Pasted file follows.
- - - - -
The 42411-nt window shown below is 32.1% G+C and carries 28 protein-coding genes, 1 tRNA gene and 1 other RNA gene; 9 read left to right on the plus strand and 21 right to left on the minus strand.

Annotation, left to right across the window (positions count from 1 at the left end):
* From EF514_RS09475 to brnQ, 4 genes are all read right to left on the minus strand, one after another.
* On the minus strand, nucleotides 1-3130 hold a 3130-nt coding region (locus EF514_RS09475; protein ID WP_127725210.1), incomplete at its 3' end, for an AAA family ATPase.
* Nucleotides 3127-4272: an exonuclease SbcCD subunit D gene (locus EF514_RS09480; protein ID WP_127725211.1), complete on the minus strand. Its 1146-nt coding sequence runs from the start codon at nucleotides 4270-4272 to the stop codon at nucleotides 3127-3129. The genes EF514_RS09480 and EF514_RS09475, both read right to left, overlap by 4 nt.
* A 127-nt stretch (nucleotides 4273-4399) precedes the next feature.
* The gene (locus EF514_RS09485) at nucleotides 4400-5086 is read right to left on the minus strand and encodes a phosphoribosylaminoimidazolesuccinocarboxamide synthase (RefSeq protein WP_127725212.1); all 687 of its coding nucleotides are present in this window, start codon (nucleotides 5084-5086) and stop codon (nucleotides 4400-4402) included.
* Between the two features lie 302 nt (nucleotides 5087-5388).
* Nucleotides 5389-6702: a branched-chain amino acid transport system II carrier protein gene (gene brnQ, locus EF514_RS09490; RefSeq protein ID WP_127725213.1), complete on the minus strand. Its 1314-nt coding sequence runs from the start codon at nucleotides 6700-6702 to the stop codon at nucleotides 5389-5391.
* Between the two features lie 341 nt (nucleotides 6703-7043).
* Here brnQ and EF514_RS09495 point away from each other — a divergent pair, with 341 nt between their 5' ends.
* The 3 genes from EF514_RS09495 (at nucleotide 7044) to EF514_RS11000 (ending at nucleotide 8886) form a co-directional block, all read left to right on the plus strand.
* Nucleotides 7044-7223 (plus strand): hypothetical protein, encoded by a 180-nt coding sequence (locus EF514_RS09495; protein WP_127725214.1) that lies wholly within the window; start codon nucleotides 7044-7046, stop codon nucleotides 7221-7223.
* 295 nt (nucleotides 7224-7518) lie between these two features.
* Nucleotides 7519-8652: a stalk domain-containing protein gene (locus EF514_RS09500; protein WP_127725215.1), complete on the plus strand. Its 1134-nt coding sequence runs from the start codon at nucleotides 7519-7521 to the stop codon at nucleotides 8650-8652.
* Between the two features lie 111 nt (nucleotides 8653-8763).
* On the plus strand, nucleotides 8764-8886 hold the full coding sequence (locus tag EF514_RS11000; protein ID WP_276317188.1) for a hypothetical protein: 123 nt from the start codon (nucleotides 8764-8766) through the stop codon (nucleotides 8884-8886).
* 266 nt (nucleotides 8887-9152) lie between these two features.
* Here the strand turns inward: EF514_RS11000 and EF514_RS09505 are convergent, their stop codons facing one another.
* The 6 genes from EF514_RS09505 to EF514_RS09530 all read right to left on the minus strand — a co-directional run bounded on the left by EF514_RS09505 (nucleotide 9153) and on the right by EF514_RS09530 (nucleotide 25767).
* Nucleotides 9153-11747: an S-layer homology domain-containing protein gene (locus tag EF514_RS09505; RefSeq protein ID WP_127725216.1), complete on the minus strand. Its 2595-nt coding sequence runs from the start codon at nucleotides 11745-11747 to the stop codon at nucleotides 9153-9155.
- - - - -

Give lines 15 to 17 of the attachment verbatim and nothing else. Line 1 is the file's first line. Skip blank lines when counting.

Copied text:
* Nucleotides 7519-8652: a stalk domain-containing protein gene (locus EF514_RS09500; protein WP_127725215.1), complete on the plus strand. Its 1134-nt coding sequence runs from the start codon at nucleotides 7519-7521 to the stop codon at nucleotides 8650-8652.
* Between the two features lie 111 nt (nucleotides 8653-8763).
* On the plus strand, nucleotides 8764-8886 hold the full coding sequence (locus tag EF514_RS11000; protein ID WP_276317188.1) for a hypothetical protein: 123 nt from the start codon (nucleotides 8764-8766) through the stop codon (nucleotides 8884-8886).